In an open letter to US President Barack Obama, 200 public figures from Estonia, Latvia and Lithuania ask for permanent presence of NATO troops in the Baltic states.
Address to Barack Obama, President of the United States of America
Twenty-five years have passed since the three Baltic nations joined hands to demonstrate to the world their commitment to the independence of their countries and their belief that historical injustice can be righted by peaceful means. A human chain stretching 600 kilometres joined some two million people. This demonstration of solidarity attracted the global attention and remains one of the most powerful images in the history of the liberation of Central and Eastern Europe from communism.
Yet, as our countries celebrate the 25th anniversary of this proud moment in their history, our people are painfully aware that these principles, which are the cornerstones not only of a democratic society but also of a just international order, are being violently assaulted right here on our continent, in Europe. Not far from our borders, the sovereign state of Ukraine has seen its territories occupied, its armed forces attacked and its peaceful civilians killed. All this is happening because Ukraine has asserted its right to follow the same path which the Baltic states marked out in the Baltic Way, and the global community is watching in silence while Russia is breaking international agreements.
This conflict touches all of us, because Russian aggression against Ukraine is a threat not just to that country. It contains Russian aim to restoration of the USSR and will undermine peace and prosperity in all of Europe, because its goal is the return of the territories and spheres of influence once possessed by the Soviet Union. Today, Ukraine is fighting not only for its territorial integrity, but for the liberty and inviolability of the borders of entire Europe. The free world should take determined action in this struggle.
Since the fall of communism, the United States have worked hard to consolidate security and democracy in Europe. This policy also embodied our country’s principled stance.
Mr President, we hope that at this crucial juncture you will continue taking an emphatically unambiguous stand and defending the vision of a free Europe, and that we will avoid the bleak prospect of a Europe tormented by war.
Twenty-five years ago, the Baltic States freed themselves from occupation. Today, they are on the front lines in the struggle for the future of Europe. Russia’s overt neo-imperialism cannot but makes us fear that we are potential objects of its expansionist dreams.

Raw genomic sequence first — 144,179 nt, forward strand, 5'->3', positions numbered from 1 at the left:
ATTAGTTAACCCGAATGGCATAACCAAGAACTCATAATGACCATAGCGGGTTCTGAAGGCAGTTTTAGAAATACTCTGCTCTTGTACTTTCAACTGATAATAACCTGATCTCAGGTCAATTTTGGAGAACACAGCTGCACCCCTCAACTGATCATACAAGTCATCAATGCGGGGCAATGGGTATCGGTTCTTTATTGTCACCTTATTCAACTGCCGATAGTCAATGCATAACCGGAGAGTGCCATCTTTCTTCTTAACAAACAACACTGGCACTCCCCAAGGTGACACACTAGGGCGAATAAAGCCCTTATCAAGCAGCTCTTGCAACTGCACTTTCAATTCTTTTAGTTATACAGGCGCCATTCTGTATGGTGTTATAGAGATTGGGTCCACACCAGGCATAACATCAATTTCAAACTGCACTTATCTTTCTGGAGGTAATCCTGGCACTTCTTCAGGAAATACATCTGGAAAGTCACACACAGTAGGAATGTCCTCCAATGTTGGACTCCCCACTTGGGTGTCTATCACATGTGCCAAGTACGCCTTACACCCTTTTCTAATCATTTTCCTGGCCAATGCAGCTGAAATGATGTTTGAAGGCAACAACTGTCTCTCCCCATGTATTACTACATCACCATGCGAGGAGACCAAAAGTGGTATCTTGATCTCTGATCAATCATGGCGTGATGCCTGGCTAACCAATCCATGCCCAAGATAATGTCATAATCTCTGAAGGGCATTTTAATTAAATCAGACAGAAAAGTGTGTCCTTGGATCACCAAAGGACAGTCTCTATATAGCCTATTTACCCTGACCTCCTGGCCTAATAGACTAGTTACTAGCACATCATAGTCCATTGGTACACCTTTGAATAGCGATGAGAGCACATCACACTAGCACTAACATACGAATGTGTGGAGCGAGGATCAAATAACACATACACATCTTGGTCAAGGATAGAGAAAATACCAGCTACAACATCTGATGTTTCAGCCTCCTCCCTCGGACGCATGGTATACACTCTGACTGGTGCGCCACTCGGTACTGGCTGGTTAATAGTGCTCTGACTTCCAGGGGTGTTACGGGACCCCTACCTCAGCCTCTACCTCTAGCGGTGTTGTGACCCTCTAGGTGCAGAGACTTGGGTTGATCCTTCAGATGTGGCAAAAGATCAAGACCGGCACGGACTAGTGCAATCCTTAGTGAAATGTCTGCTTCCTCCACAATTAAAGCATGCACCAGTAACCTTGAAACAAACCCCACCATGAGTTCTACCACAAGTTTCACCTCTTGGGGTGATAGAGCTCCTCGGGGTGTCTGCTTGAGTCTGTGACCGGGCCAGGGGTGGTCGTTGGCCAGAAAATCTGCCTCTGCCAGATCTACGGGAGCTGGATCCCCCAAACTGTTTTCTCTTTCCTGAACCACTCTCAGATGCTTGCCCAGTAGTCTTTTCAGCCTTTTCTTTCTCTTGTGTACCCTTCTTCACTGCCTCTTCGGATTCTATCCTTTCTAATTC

The Baltic states have always felt a special tie with the United States and a strong sense of gratitude for its role in helping them restore and consolidate their independence. It was the United States that first declared the policy of non-recognition of our countries’ annexation in 1940 and adhered to it throughout the long years of occupation. It was the United States that played an instrumental role in the negotiations on the withdrawal of Russian troops from our countries. It was the United States that gave us much needed support on our path to joining NATO.
We, the undersigned signatories to the declarations of restoration of independence of Lithuania, Latvia, and Estonia, firmly believe that this bond between our countries remains unbroken and that any attack on us will be met by a comprehensive military response from the Alliance. Faced with a threat of aggression, we are calling on you to ensure the permanent presence of troops from allied countries on our territory. The safety and freedom of all of Europe depend on it.
In 1963, US President John F. Kennedy declared in Berlin, “Ich bin ein Berliner”, and by so doing confirmed that all free men, wherever they may live, are citizens of Berlin. He understood that the future of the free world was intimately linked with the fate of that small island of liberty surrounded by a sea of oppression.
A commitment now to the defence of the Baltic states is a commitment not only to our mutual security, but also an affirmation of faith that our common principles of freedom, justice and self-determination will ultimately prevail over oppression and violence.
Please accept the expression of our sincere consideration,
Members of the 20th August Club, Members of the Supreme Council of the Republic of Estonia who carried out the will of the people and adopted the Resolution on the National Independence of Estonia on 20 August 1991:
Arnold Rüütel – Chairman of the Supreme Council of the Republic of Estonia
Signatories to the 11th March Act on Restoration of the Independence of Lithuania:
Vytautas Landsbergis – President of the Supreme Council of the Republic of Lithuania
Aleksandras Algirdas Abišala
Laima Liucija Andrikienė
Vytenis Povilas Andriukaitis
Virgilijus Juozas Čepaitis
Bronislovas Juozas Kuzmickas
Arvydas Kostas Leščinskas
Justas Vincas Paleckis
Algirdas Vaclovas Patackas
Vytautas Petras Plečkaitis
Liudvikas Narcizas Rasimavičius
Liudvikas Saulius Razma
Česlovas Vytautas Stankevičius
Rimvydas Raimondas Survila
Members of the Supreme Council of the Republic of Lithuania:
Members of the Supreme Council of the Republic of Latvia who adopted the Declaration of the 4th May:
Cover photo: President Obama meeting the leaders of Estonia, Latvia, and Lithuania at the White House in 2013.